|Title||Wisdomkeepers of Stonehenge|
|Sub Title||The Living Libraries and Healers of Megalithic Culture|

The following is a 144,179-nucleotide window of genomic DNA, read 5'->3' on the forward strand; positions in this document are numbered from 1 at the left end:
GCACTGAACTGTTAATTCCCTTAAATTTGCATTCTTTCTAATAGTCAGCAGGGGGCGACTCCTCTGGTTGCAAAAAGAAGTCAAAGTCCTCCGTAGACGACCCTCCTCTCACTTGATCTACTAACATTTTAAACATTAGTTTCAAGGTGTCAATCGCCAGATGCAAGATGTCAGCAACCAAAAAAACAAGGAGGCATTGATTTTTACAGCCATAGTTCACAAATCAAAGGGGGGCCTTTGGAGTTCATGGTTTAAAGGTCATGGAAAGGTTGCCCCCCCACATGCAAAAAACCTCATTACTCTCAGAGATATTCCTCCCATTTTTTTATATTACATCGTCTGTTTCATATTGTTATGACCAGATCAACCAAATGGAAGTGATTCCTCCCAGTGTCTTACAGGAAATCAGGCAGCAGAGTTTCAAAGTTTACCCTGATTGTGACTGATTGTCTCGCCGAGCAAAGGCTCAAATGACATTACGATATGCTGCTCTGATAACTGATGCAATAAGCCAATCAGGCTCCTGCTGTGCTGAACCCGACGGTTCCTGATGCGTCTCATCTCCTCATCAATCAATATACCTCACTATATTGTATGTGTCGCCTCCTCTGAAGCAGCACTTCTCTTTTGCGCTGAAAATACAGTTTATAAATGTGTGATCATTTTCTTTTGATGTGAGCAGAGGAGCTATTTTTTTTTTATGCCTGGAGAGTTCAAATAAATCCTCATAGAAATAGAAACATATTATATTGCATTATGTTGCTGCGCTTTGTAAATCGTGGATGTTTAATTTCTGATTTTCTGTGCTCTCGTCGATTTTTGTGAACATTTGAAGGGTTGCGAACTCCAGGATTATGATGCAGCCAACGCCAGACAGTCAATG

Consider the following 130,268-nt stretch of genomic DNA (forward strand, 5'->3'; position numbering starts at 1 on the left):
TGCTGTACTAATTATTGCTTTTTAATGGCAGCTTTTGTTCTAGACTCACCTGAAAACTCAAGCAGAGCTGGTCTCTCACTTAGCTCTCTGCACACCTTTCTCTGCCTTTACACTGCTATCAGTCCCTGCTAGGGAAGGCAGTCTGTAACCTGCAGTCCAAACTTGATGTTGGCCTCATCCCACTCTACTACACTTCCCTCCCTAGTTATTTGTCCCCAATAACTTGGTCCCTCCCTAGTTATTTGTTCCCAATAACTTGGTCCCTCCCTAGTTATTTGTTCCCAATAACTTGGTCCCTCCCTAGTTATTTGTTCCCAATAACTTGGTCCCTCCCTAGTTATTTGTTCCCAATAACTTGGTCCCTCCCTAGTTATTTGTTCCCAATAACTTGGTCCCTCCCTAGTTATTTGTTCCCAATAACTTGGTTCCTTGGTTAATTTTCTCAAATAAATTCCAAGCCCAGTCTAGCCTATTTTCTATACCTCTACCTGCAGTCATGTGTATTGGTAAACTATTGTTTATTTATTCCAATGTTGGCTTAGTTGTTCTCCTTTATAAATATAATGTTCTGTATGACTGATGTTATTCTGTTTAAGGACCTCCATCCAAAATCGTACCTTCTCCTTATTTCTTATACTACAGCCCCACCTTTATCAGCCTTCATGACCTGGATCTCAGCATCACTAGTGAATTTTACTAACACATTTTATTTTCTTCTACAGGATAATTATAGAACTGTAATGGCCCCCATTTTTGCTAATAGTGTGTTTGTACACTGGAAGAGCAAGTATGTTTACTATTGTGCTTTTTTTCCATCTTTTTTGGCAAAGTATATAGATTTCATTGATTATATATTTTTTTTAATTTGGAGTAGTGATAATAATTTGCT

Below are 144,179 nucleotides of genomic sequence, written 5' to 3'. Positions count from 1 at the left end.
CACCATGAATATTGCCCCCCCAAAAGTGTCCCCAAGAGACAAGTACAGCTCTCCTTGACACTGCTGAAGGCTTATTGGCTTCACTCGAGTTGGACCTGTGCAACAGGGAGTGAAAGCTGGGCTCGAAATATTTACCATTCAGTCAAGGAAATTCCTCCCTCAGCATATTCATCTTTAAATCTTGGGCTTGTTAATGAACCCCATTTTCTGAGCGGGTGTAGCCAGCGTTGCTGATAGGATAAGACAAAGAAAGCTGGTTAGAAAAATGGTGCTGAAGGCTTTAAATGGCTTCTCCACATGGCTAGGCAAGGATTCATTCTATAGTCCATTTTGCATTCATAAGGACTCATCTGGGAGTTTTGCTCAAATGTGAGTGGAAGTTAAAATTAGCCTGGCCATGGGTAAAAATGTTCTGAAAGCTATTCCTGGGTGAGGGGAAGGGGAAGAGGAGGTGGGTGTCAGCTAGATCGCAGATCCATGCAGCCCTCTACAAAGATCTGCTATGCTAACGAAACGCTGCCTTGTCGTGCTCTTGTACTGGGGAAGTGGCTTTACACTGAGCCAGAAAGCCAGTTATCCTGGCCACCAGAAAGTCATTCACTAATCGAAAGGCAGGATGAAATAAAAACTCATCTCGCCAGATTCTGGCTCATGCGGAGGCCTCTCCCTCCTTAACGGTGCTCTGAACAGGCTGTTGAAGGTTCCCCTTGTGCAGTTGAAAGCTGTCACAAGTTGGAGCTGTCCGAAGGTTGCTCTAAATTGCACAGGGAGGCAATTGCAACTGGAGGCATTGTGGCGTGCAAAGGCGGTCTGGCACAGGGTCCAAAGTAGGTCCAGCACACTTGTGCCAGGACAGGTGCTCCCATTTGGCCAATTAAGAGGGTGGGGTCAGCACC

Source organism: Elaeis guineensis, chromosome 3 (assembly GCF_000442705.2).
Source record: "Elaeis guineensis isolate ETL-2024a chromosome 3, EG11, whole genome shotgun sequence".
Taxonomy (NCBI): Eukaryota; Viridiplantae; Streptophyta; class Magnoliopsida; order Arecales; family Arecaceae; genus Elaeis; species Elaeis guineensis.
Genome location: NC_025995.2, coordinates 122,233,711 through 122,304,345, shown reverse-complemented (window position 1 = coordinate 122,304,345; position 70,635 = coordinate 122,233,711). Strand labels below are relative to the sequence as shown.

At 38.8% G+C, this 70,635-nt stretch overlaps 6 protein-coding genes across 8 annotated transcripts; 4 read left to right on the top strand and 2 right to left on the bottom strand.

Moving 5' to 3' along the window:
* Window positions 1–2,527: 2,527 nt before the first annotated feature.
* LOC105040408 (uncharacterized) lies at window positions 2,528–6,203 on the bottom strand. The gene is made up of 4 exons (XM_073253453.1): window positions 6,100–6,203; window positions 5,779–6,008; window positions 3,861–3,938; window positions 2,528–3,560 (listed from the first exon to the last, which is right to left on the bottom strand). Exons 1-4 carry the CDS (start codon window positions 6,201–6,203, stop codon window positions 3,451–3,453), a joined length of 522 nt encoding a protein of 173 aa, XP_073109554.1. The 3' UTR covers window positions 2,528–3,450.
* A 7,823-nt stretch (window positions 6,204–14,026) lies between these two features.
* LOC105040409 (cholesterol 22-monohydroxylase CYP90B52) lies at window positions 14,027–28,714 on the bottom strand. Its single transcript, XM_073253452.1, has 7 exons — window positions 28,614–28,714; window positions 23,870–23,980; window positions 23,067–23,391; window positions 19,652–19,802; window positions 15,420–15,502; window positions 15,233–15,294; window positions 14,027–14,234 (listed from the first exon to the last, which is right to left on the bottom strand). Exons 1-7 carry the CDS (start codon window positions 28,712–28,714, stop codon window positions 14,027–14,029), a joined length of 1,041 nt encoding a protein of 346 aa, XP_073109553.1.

Reveals how Stonehenge was an extraordinary astronomical calendar used in the cultivation of ingredients for long-forgotten botanical cures Stonehenge is just one of thousands of stone circles erected throughout Britain and Ireland for over three millennia from 3,000 BC on. How did this building tradition survive for so long, over such a large area and with such complexity and uniformity, when the people of the British Isles lived in separate, isolated communities and left no evidence of a central leadership or obvious communication network? Graham Phillips argues that these stone circles are evidence of an astonishing system of healthcare and preservation of ancient medical knowledge that held together a society scattered across the British Isles. With stones aligned to the sun, moon, and certain stars, these ancient monuments enabled the precise timings necessary for the cultivation of medicinal plants. He explains how the megalithic priesthood possessed medical knowledge well beyond their time and may even have discovered a cure for cancer. Furthermore, because they had no form of writing, the megalithic people developed phenomenal memory techniques to preserve their knowledge over many generations, resulting in a class of wisdomkeepers that were not only healers but the living libraries of their culture. Drawing upon the latest discoveries from recent archaeological excavations and overlooked historical source material, Phillips reveals that the megalithic culture survived far longer than previously thought and that the people who held it together were an enigmatic shamanic sect ultimately called the Druids. Uncovering the secrets of ancient megalithic culture and the purpose of their enigmatic stone circles, Phillips contends that all the evidence has now been gathered to unlock the secrets encoded in the stones--and perhaps discover remedies for diseases still uncured by modern medicine today.